Higher Order KIF & Conceptual Graphs

fritz@rodin.wustl.edu (Fritz Lehmann)
Date: Sat, 18 Dec 93 08:06:16 CST
From: fritz@rodin.wustl.edu (Fritz Lehmann)
Message-id: <9312181406.AA12190@rodin.wustl.edu>
To: cg@cs.umn.edu, interlingua@ISI.EDU
Subject: Higher Order KIF & Conceptual Graphs

Dear Norman,                To: norman@karl.cs.su.OZ.AU (Norman Foo)

You wrote:

>Fritz and John
>Formally, I think Fritz is right about the necessity of higher order
>concepts in semantics.  In a 1st-order logic, compactness forces on us the
>results that finiteness, standardness for numbers, etc. are not expressible.
>If one tries to circumvent these by inventing predicates for them, these new
>predicates will in their turn have non-standard interpretations.

	Pat Hayes said: well, that's the price you have to pay!  (For
completeness, that is.)  The notion of non-standard numbers lying
"outside" the real number line is so peculiar to most people, and to
most potential users of a Knowledge Interchage language, that I think
users who are aware of the issue will simply refuse to go along with a
merely First-Order semantics.  Worse, the other users will ignore it,
only to have nonstandard numbers pop up unexpectedly during attempted
mathematical inferences.  I Imagine their baffled expressions: "HUH?..."
Certain logicians are aesthetically attracted to completeness,
compactness, Lowenheim-Skolem, and 0-1 properties, so they are willing
to pay a high price for them.  The problem is that these properties are
not necessarily good.  For practical knowledge interchange, they are
bad.   At least, no-one has come forward in this debate with any cogent
arguments in their favor (for knowledge interchange purposes,as opposed to
Hayes' vision of complete cognitive grounding).  At some very deep
philosophical level the first-order world-view could conceivably be the true
picture (one without true identity for example), but for practical
purposes it is a bizarre one.  You make a good case against it here.

>On the other hand, for computation, there is no need to go beyond
>definable properties -- as long as ontology revision or creation is not
>part of the game.  I will say a little about the latter in the sequel, but
>let me try to justify the former informally.

	Even without explicit, dynamic revision of the ontology, many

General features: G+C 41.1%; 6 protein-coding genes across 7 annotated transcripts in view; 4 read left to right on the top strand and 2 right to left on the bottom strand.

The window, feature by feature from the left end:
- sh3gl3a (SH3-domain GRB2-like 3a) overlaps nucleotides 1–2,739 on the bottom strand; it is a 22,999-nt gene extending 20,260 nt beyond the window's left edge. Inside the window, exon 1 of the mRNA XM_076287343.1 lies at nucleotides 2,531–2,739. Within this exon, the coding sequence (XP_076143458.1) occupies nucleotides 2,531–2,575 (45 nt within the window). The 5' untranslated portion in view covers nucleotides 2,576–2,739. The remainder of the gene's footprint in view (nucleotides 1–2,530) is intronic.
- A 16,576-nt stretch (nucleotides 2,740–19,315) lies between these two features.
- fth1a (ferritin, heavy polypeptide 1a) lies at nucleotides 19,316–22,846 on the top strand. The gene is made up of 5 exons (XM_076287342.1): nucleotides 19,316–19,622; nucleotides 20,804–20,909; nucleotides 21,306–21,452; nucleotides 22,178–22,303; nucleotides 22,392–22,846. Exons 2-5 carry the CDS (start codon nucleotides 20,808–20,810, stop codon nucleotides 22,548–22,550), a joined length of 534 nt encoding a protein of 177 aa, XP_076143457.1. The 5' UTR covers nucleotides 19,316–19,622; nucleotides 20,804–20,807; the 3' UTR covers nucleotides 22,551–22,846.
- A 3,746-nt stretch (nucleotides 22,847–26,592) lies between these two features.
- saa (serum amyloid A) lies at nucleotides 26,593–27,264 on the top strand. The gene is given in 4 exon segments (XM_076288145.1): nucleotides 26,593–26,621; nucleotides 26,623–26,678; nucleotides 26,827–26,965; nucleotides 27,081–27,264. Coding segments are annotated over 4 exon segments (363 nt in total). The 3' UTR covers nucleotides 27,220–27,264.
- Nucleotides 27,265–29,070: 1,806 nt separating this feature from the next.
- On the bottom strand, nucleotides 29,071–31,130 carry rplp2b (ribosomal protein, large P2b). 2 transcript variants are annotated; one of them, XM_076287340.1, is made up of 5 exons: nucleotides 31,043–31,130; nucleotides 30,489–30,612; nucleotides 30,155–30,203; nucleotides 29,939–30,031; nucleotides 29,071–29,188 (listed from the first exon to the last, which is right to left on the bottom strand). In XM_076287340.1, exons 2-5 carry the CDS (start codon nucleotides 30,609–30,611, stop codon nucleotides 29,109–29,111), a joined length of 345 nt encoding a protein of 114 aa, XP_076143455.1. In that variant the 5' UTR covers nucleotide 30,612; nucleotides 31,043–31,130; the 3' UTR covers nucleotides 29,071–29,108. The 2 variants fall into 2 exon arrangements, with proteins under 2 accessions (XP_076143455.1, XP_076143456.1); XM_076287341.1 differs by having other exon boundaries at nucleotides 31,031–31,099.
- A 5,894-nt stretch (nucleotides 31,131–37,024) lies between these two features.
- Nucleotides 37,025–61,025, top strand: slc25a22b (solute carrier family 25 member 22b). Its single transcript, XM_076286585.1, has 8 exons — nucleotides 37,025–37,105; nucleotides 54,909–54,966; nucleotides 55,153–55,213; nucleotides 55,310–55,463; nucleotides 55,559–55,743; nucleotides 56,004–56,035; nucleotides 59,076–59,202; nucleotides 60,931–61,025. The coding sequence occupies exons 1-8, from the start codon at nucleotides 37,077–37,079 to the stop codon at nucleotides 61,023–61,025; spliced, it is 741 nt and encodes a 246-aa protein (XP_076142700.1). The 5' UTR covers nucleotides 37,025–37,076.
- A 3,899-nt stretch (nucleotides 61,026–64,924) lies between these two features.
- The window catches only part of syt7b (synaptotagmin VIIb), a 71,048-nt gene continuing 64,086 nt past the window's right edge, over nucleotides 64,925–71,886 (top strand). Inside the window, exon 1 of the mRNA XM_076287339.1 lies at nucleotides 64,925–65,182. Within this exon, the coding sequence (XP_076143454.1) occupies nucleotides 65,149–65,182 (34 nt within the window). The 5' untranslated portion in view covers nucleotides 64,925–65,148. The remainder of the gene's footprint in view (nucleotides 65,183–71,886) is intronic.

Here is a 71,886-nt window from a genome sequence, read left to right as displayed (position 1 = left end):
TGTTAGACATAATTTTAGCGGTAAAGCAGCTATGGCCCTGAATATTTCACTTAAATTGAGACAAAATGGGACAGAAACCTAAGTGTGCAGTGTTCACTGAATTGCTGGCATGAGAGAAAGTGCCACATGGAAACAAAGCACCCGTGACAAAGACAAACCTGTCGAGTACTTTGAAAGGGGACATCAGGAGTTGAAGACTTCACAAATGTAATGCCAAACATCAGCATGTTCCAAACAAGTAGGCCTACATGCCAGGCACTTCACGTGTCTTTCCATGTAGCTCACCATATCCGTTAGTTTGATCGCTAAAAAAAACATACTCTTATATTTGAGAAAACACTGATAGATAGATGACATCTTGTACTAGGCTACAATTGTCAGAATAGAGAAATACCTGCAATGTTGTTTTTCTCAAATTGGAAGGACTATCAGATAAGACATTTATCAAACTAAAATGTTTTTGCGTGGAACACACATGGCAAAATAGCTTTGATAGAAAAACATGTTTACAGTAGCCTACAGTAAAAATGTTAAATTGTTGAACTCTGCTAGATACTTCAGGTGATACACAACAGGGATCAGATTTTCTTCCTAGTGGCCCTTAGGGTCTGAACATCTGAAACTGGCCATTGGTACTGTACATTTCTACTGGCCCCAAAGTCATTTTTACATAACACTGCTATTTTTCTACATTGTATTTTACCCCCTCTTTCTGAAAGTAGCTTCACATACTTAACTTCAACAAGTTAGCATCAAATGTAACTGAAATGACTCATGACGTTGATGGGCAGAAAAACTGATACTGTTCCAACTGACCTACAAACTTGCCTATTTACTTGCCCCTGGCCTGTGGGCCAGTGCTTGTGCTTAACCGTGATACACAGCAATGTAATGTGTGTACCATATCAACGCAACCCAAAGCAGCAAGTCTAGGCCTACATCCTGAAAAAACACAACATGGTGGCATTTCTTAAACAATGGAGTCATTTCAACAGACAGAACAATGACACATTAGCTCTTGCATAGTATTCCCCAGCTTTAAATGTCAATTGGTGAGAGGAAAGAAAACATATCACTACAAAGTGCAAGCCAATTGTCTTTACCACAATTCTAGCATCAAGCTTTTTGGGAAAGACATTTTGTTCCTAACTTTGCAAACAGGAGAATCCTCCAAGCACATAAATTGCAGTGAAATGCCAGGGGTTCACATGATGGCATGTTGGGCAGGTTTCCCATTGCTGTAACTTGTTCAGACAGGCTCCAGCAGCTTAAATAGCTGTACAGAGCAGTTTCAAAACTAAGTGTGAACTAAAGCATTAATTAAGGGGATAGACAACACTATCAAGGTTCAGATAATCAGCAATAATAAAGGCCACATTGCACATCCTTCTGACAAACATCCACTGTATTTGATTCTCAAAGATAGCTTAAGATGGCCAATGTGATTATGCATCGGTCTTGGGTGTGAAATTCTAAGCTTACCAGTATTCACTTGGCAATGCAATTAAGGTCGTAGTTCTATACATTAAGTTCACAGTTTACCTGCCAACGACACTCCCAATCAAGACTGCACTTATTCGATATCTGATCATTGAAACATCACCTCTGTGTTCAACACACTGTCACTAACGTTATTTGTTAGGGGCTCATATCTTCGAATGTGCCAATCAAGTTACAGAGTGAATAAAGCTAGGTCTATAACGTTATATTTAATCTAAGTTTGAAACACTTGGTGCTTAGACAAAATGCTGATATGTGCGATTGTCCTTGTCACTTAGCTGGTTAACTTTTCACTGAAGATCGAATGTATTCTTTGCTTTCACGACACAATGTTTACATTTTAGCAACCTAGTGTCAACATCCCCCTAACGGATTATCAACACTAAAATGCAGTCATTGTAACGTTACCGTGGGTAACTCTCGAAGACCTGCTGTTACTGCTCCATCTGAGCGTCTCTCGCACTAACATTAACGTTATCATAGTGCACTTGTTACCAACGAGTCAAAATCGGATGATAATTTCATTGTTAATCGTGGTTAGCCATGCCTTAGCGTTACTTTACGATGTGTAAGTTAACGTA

(most) static ontologies will be at least partly approximative; that is,
there is a static underlying _assumption_ that some knowledge _could_ be
further refined with more information (one kind of revision).  Zdzislaw
Pawlak's Rough Sets, Jerry Hobbs' granularity theory, Antti Hautamaki's
Point-of-View Logic, Dana Scott's approximation lattices, and common-
sense predicate systems for the real world are examples.  Such theories
do need to allow for undefinable properties, particularly in defining
identity of individuals --- even properties like Pat Hayes' example
VERY-BIG.  I may be unable to define VERY-BIG, but if Tweedledum is just
like Tweedledee, except one might be VERY-BIG, I don't want to have to
identify them as one individual.  (Parker-Rhodes' theory of pure
indistinguishables is a striking consequence of assuming the opposite --
omniscience -- in the sub-physical world.)

>First, there is a well-known
>encoding of Turing Machine computations into 1st-order logic by Buchi.

	I haven't read Buchi.  In the secondary Model Theory literature,
however, I've seen statements to the effect that Buchi automata come
in many species, corresponding to monadic second-order formulae (i.e
with no dyadic or higher-valence higher-order relations), and that to
distinguish one class of Buchi automata from an inequivalent one
requires strongly higher-order logic.  Since the conventional wisdom
is that First-Order logic is (semi)decidable and that Turing Machine
computations are not, your way of describing Buchi's result calls for
a bit of elaboration.

>Second, if logic programming is the paradigm, then least fixed points
>are precisely the terminating positive computations, and the closure
>ordinal for this (it is Tarski's result) is omega.  The possible